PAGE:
A GRIP ON SPORTS
No writer's block today. The subject of today's column is obvious. Read on.
• Why are there no great golf movies? OK, “Tin Cup” was OK, but it was ruined by the stupid scene in which Kevin Costner puts all those – spoiler alert – balls in the water. That scene just didn't make sense to me. Anyway, most golf movies are either too weepy, heck, almost religious in nature, or played for laughs. Yes, I know “Caddyshack” is a funny movie, maybe the funniest sports movie of all time, but it's not a great film. Can I recite about 10 lines from it? Sure. If it's on TV do I sit down and watch it? You bet. But it's not a great movie. It's greatly entertaining but it's not great. One would think there would be a great drama befitting one of the most dramatic sports out there. (Sorry, but “Follow the Sun,” the Ben Hogan story, isn't great mainly because, as an actor, Glenn Ford is as stiff as Hogan's 1-iron.) Maybe it's because real life on a course is dramatic enough. Take yesterday for example. It's a Friday at the Masters, a tournament supposedly made irrelevant this year due to Tiger Woods' absence. But as each of the name golfers, guys like Phil Mickelson, Ernie Els and Rory McIlroy, made their way through the final few holes, there was plenty of drama. Would they make the cut? Would Phil's long streak of playing on the weekend at Augusta live on? Would Rory survive another day of hitting the ball 30 yards too long on a couple holes? (Seriously, the guy needs a new caddy. If the guy can't tell the difference between a 6-iron and a 9-iron – which is what it seemed like a couple times – he's got to go.) Phil failed, Rory didn't. And the Friday was complete.
• That leads into my favorite weekend of the year. Masters weekend. When I was younger, there were many years I was traveling around the Northwest playing fastpitch softball during the weekend and I missed the live broadcast of the tournament. But I never failed to program the VCR for Sunday. Which is why I still have a tape of Jack Nicklaus' charge on the back nine in 1986 (pictured), though it's a bit grainy after repeated viewings. Today, Moving Day as it's called, I'll be sitting in front of the TV, waiting to see if Rory can get his yardages right and if Bubba Watson can play exacting golf once more. And tomorrow? I'll watch tomorrow, that's for sure, no matter who is in contention. It's the tournament I watch, not the golfers. It's the drama of a late Sunday charge, the pathos of the missed short putt, the joy of putting on that kind-of-ugly green jacket that brings me back year after year. And if the tournament is bereft of drama? Then, when it's over, I'll just pop “Caddyshack” into the DVR and laugh until my putter falls to the floor.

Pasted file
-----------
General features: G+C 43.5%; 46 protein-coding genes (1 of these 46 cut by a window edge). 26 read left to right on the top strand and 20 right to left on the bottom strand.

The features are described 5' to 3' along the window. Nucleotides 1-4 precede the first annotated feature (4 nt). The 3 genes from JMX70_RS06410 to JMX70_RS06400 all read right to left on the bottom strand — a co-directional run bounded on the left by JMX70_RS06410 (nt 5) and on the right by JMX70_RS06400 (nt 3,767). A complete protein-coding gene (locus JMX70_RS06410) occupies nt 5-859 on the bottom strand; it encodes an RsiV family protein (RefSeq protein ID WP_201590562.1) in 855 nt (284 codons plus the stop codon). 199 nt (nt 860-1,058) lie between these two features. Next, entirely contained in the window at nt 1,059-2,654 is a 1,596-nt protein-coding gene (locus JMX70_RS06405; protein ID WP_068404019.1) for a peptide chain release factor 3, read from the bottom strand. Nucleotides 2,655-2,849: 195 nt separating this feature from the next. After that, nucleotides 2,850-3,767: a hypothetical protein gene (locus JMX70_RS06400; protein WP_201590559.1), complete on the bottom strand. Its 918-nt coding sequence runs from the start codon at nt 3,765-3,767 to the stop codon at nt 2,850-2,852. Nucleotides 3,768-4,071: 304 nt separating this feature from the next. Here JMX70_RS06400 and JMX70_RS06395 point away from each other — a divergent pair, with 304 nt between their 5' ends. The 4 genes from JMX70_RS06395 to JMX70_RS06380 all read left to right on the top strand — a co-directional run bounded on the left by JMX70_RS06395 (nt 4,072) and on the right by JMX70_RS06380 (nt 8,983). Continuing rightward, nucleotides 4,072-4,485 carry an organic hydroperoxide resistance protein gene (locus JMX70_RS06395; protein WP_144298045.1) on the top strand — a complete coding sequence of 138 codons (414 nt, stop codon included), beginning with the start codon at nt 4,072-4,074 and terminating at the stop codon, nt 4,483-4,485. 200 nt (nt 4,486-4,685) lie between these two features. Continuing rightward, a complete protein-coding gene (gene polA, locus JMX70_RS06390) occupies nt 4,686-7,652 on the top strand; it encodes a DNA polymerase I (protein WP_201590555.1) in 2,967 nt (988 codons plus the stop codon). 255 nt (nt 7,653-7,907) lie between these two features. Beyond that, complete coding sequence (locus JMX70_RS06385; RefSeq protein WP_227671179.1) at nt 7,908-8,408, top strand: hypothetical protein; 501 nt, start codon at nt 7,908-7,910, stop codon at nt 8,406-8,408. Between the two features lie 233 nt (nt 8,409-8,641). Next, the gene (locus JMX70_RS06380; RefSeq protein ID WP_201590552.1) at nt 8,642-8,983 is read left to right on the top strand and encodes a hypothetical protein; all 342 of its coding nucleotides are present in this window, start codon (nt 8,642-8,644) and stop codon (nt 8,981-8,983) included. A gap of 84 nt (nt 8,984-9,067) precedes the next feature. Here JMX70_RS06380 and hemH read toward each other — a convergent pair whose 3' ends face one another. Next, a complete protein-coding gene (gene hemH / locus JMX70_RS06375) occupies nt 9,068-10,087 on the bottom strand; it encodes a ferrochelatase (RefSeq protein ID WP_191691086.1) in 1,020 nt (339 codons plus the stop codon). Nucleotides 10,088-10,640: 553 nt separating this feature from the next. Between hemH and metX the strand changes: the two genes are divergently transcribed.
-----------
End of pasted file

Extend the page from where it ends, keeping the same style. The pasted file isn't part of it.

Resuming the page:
• WSU: A big win for the Cougar baseball team yesterday, when they posted a Mom's Weekend win over highly ranked Oregon State. … Jacob Thorpe had some football coverage yesterday despite the absence of practice – the Cougars will scrimmage today – with a blog post Q&A with players and a live chat with you folks. … It's Saturday so I can pass along the weekly mailbag from ESPN.com's Pac-12 blog. Thanks Ted.
• Gonzaga: The Bulldogs have a crucial WCC baseball series this weekend but it didn't start well.
• EWU: Today's spring preview from Jim Allen covers the quarterbacks and the battle to back up Vernon Adams.
• Whitworth: For the first time in years, the Pirates have a new football coach and a new system. Tom Clouse has a story on the changes this spring at Whitworth.
• Chiefs: The schedule for the WHL Western Conference finals between Portland and Kelowna is set. It starts next Friday in Kelowna.
• Shock: AFL newcomer Portland is in the Shock's division, so that makes tonight's game at the Arena that much more important. Jim Meehan has an advance.
• Preps: There are a lot of prep sports in the spring. Tennis is one of them and correspondent Steve Christilaw has a notebook.
• Seahawks: San Francisco quarterback Colin Kaepernick denied accusations of wrongdoing being leveled in Miami. … Arizona made the most high-profile moves over the offseason of anyone in the NFC West.
• Mariners: When the M's exploded for some runs in the seventh inning and took a 6-0 lead over the A's, social media began to be filled with folks who wondered if this was really the team the franchise had been building toward. I bit my tongue. Too early to get too excited, I thought. Then the A's scored four runs in the eighth against the M's bullpen and I felt a bit vindicated, presuming they would score three more in the top of the ninth and wipe away Felix Hernandez's outstanding outing. But I was wrong. That was last year's M's (and the year before that and the year before that and … you get the picture). This year's team does feel a bit different. But I'm not going overboard just yet, not after another typical Felix outing against the A's resulted in a 6-4 victory. I'll wait until the starting pitching is healthy and the weather warms a bit to see if this team can compete. … It's been 20 years since a few falling tiles changed Seattle's sports landscape.
• Before I sign off, I want to wish my bride, my life partner, my best friend and my mentor a happy birthday. Yep, they are all one person, my wife Kim. The first three descriptions are obvious, but if you don't think she's been a mentor to me, you should ask anyone who knew me when I was young about my temper. Talk about shaving off rough edges. Anyway, happy birthday Kimmy. And to the rest of you folks, we'll be back here Sunday. Until then …